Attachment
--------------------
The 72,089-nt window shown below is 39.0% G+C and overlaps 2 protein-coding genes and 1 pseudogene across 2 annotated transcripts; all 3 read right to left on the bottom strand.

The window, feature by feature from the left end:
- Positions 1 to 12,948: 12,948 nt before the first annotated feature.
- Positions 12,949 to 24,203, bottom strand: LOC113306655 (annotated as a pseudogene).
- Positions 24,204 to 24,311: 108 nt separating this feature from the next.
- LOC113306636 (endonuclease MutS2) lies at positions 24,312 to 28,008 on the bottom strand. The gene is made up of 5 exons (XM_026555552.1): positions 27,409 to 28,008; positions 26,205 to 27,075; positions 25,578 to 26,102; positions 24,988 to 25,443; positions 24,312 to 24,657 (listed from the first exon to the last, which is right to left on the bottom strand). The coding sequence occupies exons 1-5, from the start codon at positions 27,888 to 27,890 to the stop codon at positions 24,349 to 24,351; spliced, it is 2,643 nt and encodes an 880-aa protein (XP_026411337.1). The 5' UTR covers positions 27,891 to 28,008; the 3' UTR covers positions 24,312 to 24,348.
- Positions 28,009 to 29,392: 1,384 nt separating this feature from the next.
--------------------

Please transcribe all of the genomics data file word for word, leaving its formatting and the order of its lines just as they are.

The 72,089-nt window shown below is 39.0% G+C and overlaps 2 protein-coding genes and 1 pseudogene across 2 annotated transcripts; all 3 read right to left on the bottom strand.

The window, feature by feature from the left end:
- Positions 1 to 12,948: 12,948 nt before the first annotated feature.
- Positions 12,949 to 24,203, bottom strand: LOC113306655 (annotated as a pseudogene).
- Positions 24,204 to 24,311: 108 nt separating this feature from the next.
- LOC113306636 (endonuclease MutS2) lies at positions 24,312 to 28,008 on the bottom strand. The gene is made up of 5 exons (XM_026555552.1): positions 27,409 to 28,008; positions 26,205 to 27,075; positions 25,578 to 26,102; positions 24,988 to 25,443; positions 24,312 to 24,657 (listed from the first exon to the last, which is right to left on the bottom strand). The coding sequence occupies exons 1-5, from the start codon at positions 27,888 to 27,890 to the stop codon at positions 24,349 to 24,351; spliced, it is 2,643 nt and encodes an 880-aa protein (XP_026411337.1). The 5' UTR covers positions 27,891 to 28,008; the 3' UTR covers positions 24,312 to 24,348.
- Positions 28,009 to 29,392: 1,384 nt separating this feature from the next.